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New Reviews: Broken Bells, Jimi Hendrix and BRMC

March 9, 2010 6:03 PM ET

Last week RS talked up Gorillaz's Plastic Beach in New Reviews, so today we're spotlighting Breaking band Broken Bells, a collaboration between the Shins' James Mercer and Demon Days producer Danger Mouse. The pairing might seem like a strange match, but as Will Hermes writes in his four-star review of Broken Bells, "It turns out the two pop-science geeks are a perfect match. Danger Mouse pushes Mercer's gorgeous, existential tunecraft outward with Day-Glo dynamics." Mercer's lyrics are at their loneliest while Danger Mouse brings beats that sound like "hip-hop for turned-on shut-ins." The best tracks here at first single "The High Road" and the bouncy "Vaporize."

Also out this week: a collection of some of the final recordings Jimi Hendrix ever made, presented here as Valleys of Neptune. Of all the unearthed songs on Neptune, the title track is a major highlight, along with the bluesy, horns-soaked "Ships Passing Through the Night" and rerecorded versions Jimi classics "Stone Free" and "Fire." "Are these tracks 'finished' as Hendrix would've intended?" Hermes asks in his three-and-a-half star review of Neptune. "Probably not. But as a glimpse of the guitarist extending his reach beyond the Experience trio, it's thrilling."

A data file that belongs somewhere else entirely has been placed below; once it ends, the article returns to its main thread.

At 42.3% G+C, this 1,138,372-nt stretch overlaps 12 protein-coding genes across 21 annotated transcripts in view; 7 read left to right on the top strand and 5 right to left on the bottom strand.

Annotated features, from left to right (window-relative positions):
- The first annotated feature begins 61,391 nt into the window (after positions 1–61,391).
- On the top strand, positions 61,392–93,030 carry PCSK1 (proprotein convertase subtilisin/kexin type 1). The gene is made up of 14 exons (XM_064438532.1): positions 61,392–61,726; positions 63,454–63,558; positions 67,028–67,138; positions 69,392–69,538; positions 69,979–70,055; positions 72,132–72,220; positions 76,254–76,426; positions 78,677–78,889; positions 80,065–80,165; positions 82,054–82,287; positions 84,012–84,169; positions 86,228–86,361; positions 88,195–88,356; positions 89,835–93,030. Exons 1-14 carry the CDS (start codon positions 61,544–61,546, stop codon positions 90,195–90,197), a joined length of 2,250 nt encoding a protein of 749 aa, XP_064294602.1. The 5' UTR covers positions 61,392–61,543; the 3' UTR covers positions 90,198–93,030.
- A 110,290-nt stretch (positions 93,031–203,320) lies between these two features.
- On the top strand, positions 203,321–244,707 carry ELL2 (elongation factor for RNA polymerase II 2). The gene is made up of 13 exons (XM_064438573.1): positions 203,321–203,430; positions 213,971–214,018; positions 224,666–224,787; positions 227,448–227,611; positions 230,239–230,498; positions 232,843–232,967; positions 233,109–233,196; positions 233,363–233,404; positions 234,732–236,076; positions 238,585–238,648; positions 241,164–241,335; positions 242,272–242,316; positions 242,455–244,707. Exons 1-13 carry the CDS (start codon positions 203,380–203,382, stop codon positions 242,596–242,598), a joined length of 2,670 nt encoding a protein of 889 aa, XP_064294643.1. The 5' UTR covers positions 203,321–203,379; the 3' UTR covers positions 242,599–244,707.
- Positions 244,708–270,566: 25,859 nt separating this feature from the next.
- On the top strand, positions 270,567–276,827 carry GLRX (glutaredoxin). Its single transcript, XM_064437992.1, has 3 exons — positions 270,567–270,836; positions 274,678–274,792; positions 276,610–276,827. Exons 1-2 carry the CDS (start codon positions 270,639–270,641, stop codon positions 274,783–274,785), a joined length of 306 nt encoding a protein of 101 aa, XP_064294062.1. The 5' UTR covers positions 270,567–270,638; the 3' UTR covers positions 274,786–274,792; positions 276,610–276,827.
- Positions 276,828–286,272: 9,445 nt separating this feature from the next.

With a new drummer kicking out Zeppelin stomps, Black Rebel Motorcycle Club also return this week with their fifth album Beat the Devil's Tattoo. BMRC continue their musical odyssey from rock roots to garage goth on their latest disc, which earned a three-star rating from RS. "Devil's Tattoo is unremittingly grim, and undeniably fun. Few bands wear their frowns so well," Jody Rosen writes.

For more on all the albums out now, check out Rolling Stone's Reviews section.

To read the new issue of Rolling Stone online, plus the entire RS archive: Click Here

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Song Stories

“Long Walk Home”

Bruce Springsteen | 2007

When the subject of this mournful song returns home, he hardly recognizes his town. Springsteen told Rolling Stone the alienation the man feels is a metaphor for life in a politically altered post-9/11 America. “Who would have ever thought we’d live in a country without habeas corpus?” he said. “That’s Orwellian. That’s what political hysteria is about and how effective it is. I felt it in myself. You get frightened for your family, for your home. And you realize how countries can move way off course, very far from democratic ideals.”

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